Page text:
Three Ways We Are Making Roads Safer Every Day

Meeting society’s vision to support roads that are safe for all road users requires government and industry to plan together – a process that has been met with new challenges with the introduction of disruptive transport technologies. At the same time, road user behaviours and motivations are complex and evolving and must be appropriately managed to make lasting change to road safety.

Here are some of the ways WSP has been playing a part in road safety planning, keeping community and user experience at the centre.

 

1. Visioning a Zero-Fatality Future

Millions of people die on roads worldwide with millions more injured. What if we can transform  this statistic starting with a change in mindset? Vision Zero is a concept that embraces an attitude that no loss of life on roads is acceptable. It pushes towards a safer future by focusing on preventing all serious injuries and fatalities. Since the Vision Zero Safe System approach was adopted in Sweden 20 years ago, the initiative has spread globally with promising results. It differs from other safety approaches by focusing solely on fatalities and serious injuries in the context of human error and sharing road system responsibility between all users, designers and decision makers.

 

WSP’s global business has been championing a Vision Zero approach, helping to implement action plans for the initiative in the US and assisted planning and design of ‘Safe Active Streets’. You can read more about the approach here.

 

2. Testing Safety of Transport Technologies in a World-First Live Environment

Autonomous and connected vehicles are coming to our roads – some predict as early as next year. Understanding and managing potential issues they bring will be critical to ensuring their safe rollout.

 

WSP has been passionate about safety from the very beginning, working with Austroads to explore the impacts and implications for road operators in one of the first studies into their rollout in Australia and New Zealand. Since then, we’ve gone on to play key roles in several trials for these highly integrated transport technologies, including laying down the foundation for vulnerable road user safety pilots in Queensland to support the state’s vision for Zero Road Deaths, as well as trialling driverless buses in regional NSW.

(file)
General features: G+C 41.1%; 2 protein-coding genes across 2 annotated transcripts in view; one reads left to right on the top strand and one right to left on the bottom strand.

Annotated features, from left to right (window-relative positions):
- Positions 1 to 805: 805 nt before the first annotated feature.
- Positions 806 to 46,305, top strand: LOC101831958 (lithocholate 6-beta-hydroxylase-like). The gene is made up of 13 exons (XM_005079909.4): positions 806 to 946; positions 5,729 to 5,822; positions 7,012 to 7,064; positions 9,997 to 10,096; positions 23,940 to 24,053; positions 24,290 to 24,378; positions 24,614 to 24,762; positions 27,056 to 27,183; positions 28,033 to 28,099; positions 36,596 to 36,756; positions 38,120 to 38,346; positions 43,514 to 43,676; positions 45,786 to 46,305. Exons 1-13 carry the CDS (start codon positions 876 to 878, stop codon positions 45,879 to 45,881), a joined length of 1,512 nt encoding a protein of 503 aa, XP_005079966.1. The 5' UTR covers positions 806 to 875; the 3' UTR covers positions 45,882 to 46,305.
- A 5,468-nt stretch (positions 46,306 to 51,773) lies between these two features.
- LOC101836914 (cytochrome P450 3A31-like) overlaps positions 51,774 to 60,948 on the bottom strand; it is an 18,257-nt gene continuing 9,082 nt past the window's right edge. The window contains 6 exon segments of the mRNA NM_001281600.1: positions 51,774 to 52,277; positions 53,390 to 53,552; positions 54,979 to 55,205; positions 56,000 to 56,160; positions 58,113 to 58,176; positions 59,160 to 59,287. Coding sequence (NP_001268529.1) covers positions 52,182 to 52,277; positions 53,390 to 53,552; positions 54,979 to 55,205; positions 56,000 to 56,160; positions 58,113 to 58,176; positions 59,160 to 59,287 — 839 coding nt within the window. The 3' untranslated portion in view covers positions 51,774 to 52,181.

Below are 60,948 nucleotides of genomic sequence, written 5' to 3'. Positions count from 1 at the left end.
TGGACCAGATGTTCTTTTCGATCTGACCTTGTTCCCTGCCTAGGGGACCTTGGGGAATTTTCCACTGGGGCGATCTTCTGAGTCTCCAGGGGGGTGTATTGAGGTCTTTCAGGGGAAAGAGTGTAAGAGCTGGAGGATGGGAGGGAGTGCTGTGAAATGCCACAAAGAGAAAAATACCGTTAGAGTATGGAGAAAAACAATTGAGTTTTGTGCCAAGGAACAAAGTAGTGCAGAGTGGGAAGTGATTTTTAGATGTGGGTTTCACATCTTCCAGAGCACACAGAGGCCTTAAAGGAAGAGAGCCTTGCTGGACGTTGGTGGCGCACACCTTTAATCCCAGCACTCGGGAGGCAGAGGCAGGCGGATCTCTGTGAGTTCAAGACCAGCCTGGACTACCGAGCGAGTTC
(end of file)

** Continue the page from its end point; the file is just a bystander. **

Our most ambitious undertaking to date has been the Australian Integrated Multimodal Ecosystem (AIMES) – a University of Melbourne initiative to build a world-first ‘live’ urban test environment for Connected Automated Vehicles (CAVs). The ecosystem covers 6 km2 immediately to the university’s east. More than 50 leading national and international industry proponents are working together, including Cisco, Cohda Wireless, road and transport operators, and Transport Accident Commission. WSP is one of four foundational partners.

 

In 2018, AIMES first conducted four trials of interactions between CAVs and roadside communication infrastructure (edge and fog computing). Drivers in CAVs were sent highly targeted and timely warnings of the presence of vulnerable users (pedestrians) with the aim of speeding up vehicle response times in busy urban environments and avoiding collisions.

 

The AIMES site combines 100 km of roadways including major arterial roads, several traversing bus and tram routes, and a mixed commercial and retail strip, making the successes gained that much more valuable when we’re trying to save lives.

 

Click to download the trial’s findings.

 

3. Digging for Deeper Insights Into Road User Experiences

Wouldn’t it be wonderful if we could get into the heads of our road users to understand their experience of our networks? While we’re a while away from reading minds, WSP has been trialling an approach that uses Virtual Reality (VR) to recreate the user experience of navigating a highway interchange. It’s assessing the ‘people factor’ to understand key driver decision points towards safer, intuitive designs.

 

Participants use a HTC Vive headset in conjunction with steering wheel and pedal peripherals so they feel fully immersed in the driving experience. A multi-screen-based solution enables people susceptible to VR sickness to still participate in testing.

 

Designers and engineers have already used this duplicate to ‘drive through’ the corridor before public testing. Using real people to test the human experience of intersection designs and signage helps designers and engineers check usability, optimise signage and road design, and improve driver wayfinding and safety.